China crucial to climate debate
By Geoff Hiscock
Editor's note: CNN International TV brings its global resources to China in early April for its "Eye on China" special programming.
Police search for victims after a flash flood struck Shalan in northeast China last June.
CHINA AND ENERGY
In 2004 China consumed 2.17 trillion kilowatt hours (kWh) of electricity, with consumption projected to rise 4.3 percent per year until 2025.
China became the second-largest petroleum consumer in 2003. In 2004 it had a total demand of 6.5 million barrels per day (bpd). The U.S. Energy Information Administration (EIA) predicts consumption will reach 14.2 million bpd by 2025.
Coal comprises 65 percent of China's primary energy consumption. In 2003, 1.53 billion short tons, or 28 percent of the world total, was consumed by China. The EIA predicts growth in consumption will average 6.2 percent per year from 2002- 2005.
Natural gas currently accounts for only around 3 percent of total energy being consumed in China, but consumption is expected to nearly double by 2010.
Source: Energy Information Administration, CIA World Factbook.
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(CNN) -- They could be the names of the family next door: Katrina, Larry, Rita, Jolina and Glenda.
But as the call-signs of some of the most devastating hurricanes, typhoons and cyclones the world has seen in the past 12 months, they are just one manifestation of a global weather system that seems in destructive disarray.
From floods and drought in China, landslides in the Philippines, blizzards across Europe, wildfires in the Americas, vanishing islands in the Pacific, and melting polar icecaps, the environment in 2006 is far from benign.
According to a host of environmental experts, much of the turmoil can be blamed on climate change -- for which, read global warming, greenhouse gases and human energy consumption on a massive, rising scale.
The United States is the world's biggest energy consumer and by far the biggest polluter, with per-capita carbon emission rates many times those of developing countries such as China and India.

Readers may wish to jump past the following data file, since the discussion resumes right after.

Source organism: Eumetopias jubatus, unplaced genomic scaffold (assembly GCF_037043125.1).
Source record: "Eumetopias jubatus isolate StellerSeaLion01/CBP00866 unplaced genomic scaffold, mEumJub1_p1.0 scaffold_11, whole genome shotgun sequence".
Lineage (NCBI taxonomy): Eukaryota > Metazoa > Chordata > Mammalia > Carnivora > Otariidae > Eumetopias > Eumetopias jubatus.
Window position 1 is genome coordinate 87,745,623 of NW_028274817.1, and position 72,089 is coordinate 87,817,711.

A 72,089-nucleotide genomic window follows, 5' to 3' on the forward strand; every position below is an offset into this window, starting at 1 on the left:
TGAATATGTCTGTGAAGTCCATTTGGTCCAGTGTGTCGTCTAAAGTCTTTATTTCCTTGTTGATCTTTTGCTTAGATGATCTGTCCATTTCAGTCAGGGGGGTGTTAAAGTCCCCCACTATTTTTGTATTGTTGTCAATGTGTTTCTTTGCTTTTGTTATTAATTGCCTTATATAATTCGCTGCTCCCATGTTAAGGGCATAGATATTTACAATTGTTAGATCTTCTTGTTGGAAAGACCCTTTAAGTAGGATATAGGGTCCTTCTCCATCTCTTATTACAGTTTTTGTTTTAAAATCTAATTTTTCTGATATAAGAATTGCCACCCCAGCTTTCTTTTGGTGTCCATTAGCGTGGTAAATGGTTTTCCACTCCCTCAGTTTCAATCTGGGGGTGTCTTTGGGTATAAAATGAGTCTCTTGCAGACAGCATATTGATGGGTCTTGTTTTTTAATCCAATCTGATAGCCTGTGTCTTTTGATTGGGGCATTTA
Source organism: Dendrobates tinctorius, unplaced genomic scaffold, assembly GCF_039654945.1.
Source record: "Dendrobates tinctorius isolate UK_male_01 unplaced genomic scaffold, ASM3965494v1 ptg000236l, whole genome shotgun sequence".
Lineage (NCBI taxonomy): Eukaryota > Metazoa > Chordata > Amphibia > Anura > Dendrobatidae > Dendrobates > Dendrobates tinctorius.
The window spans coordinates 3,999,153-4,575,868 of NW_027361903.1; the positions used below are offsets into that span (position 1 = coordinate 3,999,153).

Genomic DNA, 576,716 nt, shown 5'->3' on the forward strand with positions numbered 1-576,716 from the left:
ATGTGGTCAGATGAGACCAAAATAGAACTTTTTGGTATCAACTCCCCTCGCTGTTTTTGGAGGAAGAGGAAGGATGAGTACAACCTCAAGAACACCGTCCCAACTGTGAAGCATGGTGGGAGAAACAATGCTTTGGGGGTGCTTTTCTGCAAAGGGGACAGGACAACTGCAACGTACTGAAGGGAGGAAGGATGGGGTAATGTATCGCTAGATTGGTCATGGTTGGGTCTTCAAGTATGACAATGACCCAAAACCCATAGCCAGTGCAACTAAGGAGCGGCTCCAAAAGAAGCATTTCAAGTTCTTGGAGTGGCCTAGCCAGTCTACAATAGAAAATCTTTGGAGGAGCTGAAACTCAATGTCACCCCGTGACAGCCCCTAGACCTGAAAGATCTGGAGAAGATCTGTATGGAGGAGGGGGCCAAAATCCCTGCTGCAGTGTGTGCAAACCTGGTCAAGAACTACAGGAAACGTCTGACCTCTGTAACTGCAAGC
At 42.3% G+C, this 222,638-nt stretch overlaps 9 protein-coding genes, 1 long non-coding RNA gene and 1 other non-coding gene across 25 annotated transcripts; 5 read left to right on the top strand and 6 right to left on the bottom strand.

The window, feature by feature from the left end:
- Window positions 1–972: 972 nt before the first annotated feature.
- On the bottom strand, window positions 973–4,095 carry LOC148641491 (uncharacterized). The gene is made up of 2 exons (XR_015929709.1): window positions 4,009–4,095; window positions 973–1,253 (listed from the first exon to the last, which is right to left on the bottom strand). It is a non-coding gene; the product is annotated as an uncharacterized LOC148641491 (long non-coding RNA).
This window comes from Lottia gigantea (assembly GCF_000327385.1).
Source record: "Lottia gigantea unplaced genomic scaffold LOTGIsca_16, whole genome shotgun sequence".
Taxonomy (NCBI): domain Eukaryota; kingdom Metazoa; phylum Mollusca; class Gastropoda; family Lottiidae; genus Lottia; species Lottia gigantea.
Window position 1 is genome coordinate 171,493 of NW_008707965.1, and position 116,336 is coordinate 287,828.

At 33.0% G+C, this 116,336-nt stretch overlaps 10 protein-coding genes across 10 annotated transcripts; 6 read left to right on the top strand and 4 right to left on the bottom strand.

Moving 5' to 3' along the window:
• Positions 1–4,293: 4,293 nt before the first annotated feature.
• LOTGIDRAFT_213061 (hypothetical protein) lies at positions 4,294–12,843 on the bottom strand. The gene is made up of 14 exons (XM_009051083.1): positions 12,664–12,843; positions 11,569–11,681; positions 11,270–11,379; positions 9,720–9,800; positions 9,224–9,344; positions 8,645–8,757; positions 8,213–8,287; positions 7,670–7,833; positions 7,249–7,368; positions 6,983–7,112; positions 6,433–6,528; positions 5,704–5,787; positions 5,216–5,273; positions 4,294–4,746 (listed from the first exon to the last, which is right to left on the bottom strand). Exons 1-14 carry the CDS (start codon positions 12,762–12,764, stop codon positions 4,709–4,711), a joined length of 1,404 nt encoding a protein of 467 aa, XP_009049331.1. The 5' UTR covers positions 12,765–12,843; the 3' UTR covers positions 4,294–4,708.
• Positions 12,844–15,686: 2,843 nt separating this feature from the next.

But it is the high economic growth rates of these two countries -- 8 percent to 10 percent this year for China and about 7 percent to 8 percent for India -- that is cause for concern.
With populations of 1.3 billion and 1.1 billion respectively, how much and what sort of energy they consume over the next few decades will be a key determinant of the earth's health.
Other countries matter, of course: Japan, South Korea, the key European economies of Germany, France, the UK and Italy. Russia's energy consumption also matters, as well as the keeper of the world's biggest forestry resource, Brazil.
But British Prime Minister Tony Blair put it succinctly this week: "It is a completely unrealistic debate to say that you can have a climate-change agreement that doesn't involve China, America and India."
For its part, China has pledged to cut its per-capita energy consumption 20 percent by 2010. Its new five-year economic plan, agreed in mid-March, calls for greater energy efficiency and a more environmentally responsible approach to growth, even if it means slowing down a little.
President Hu Jintao repeated that theme when he addressed the Chinese Communist Party's central committee politburo in Beijing on March 27. According to state-run Xinhua news agency, Hu stressed that economic and social progress could not be achieved at the price of people's lives or the destruction of the environment.
But the reality is that much of China's industry is dirty, the air above its biggest cities is heavily polluted and its energy consumption is just at the beginning of the growth curve.
Whether industries clean up or not, as standards of living rise, so too will China's energy use. The International Energy Agency expects China's power consumption to double between now and 2025.
According to the IEA, fossil fuels (coal, oil and natural gas) will account for almost 90 percent of the growth in global energy demand between now and 2030.
In its 2005 World Energy Outlook, the IEA says that China and India alone will account for more than 70 percent of the growth in global coal consumption.